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Pixar Visions at Disney, DreamWorks

Three big animation studios continue to eye one another nervously as earnings loom.
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DreamWorks Animation





may not always have a lot in common, but this week both have



on the brain.

Just days after

Pixar unleashed a blockbuster first quarter, its two animation-studio brethren are both due to post their own quarterly earnings. Wall Street expects to see good numbers from both companies, though investors will most likely be focusing on larger questions such as the fate of Pixar's relationship with Disney.

Pixar set the stage for strong numbers from the media giants last Thursday by blowing out first-quarter estimates. Tuesday, DreamWorks CEO Jeffrey Katzenberg -- who left Disney a decade ago in a spat with Michael Eisner -- will take center stage. Analysts are looking for strong box-office numbers from

A Shark's Tale

and strong international and DVD sales of

Shrek 2

to drive earnings to 60 cents per share on $175 million in revenue. Eisner's heir at Disney, Robert Iger, will follow on Wednesday, with Wall Street expecting earnings of 31 cents a share on revenue of $7.76 billion.

At DreamWorks, though, the earnings focus may be fleeting. Tuesday's report comes just ahead of the release of


and a secondary stock offering in which



co-founder Paul Allen will cash out most of his original investment. The $575 million deal should also see other early DreamWorks investors look to recoup long-term commitments.



opens May 27 will dictate the studio's fortunes for the next couple of quarters. Insiders at the Glendale, Calif., company say the buzz around the movie is that it will outpace

A Shark's Tale

but won't approach a


-sized hit. Even if


is a middling success, though, DreamWorks should see reasonable returns through the film's cycle into DVD, pay TV, international markets and TV release.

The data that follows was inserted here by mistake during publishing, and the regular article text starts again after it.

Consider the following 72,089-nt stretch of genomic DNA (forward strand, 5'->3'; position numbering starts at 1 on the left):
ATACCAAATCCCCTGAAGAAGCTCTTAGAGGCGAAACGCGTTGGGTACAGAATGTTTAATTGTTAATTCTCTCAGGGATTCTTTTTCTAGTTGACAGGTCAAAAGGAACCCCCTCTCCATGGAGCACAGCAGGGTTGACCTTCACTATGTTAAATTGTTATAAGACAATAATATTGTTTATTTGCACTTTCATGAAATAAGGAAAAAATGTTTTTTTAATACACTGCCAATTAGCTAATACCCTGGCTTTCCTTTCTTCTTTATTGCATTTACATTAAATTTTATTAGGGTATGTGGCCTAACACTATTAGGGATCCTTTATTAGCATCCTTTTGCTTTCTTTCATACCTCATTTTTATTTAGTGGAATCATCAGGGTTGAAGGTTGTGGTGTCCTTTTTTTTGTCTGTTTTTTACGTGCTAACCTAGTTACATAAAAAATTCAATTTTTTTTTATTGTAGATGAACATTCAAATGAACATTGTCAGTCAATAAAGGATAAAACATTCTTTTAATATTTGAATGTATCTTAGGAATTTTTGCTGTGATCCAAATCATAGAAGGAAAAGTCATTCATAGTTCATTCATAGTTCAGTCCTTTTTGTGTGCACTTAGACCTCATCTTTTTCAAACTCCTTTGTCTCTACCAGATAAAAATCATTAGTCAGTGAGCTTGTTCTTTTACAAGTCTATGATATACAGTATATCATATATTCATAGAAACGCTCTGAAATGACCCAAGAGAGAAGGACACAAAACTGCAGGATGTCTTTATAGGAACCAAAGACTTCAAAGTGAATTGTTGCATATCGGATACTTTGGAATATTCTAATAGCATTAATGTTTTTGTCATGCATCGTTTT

DreamWorks' Katzenberg and Pixar's Steve Jobs seem committed to a friendly rivalry. Katzenberg referred to Pixar as "the gold standard" earlier this year. Jobs replied in kind, saying that animation is "not a zero sum game" as long as DreamWorks and Pixar don't overlap release windows and cannibalize each other's fare. Despite all the goodwill and bonhomie, though, most analysts still wonder how much animated product the market can bear.

Meanwhile, Iger, Disney's newly crowned chief executive, will update investors on how things are going since it was announced that he will succeed Michael Eisner this fall. Television network ABC has been doing famously on the back of this season's hits

Desperate Housewives



. Cable network ESPN continues to distinguish itself as the premiere destination for sports viewers, while the company's theme park business has bounced back nicely. Also on the rebound are dissidents Stan Gold and Roy Disney, who

sued the company Monday over Iger's selection.

Disney's in-house animation studio is in disrepair, and its revenue-sharing deal with Pixar will expire after the release of


next June. Pixar and Disney have enjoyed a troubled relationship. Jobs felt that the terms didn't favor his company and is now looking for more independence and a different distribution model looking forward.

A reconciliation with Pixar would mark a major early victory for the new studio head. "I've had nice conversations with Bob

Iger, though we're not in negotiations," Jobs said during the Pixar call last week. Jobs indicated that he would be negotiating with studios in coming months looking to broker an arrangement by year's end. He added that it shouldn't take them long to figure out if fences could be mended.

"I think it's better for both if they do a deal," says one analyst who has followed Disney. "Pixar is the gold standard, but Disney provided good service." The analyst cites Disney's successful marketing of Pixar's films and says that, "ultimately,

Pixar has to get its product to market."

But to keep the linkup, Disney will have to give Pixar a much sweeter deal than in the past. Jobs has said that rights to produce sequels will factor into negotiations. Pixar now has the wherewithal to finance its own films, but Jobs still needs to team with a studio to distribute the films. None of the big contenders is lining up to do a deal with Pixar, and Disney holds the sequel rights to past successes. In other words, there is ample horse trading to be done.

Possible partners, other than Disney, include

Time Warner's


Warner Brothers or

News Corp.'s


20th Century Fox. If the Disney relationship were to end, it would leave both studios in murky waters, where Pixar's established hits are concerned.

Finding Nemo

garnered $865 million in worldwide box office sales and

The Incredibles

has surpassed $600 million in sales.

Iger will be hard-pressed not to capitulate to Pixar's needs, given the state of Disney's fabled animation house. But for all of its successes, Pixar will not want to leave itself vulnerable to distribution woes down the road.

On Monday, Disney rose 17 cents to $27.06, DreamWorks rose 9 cents to $38.64 and Pixar added 29 cents to $48.99.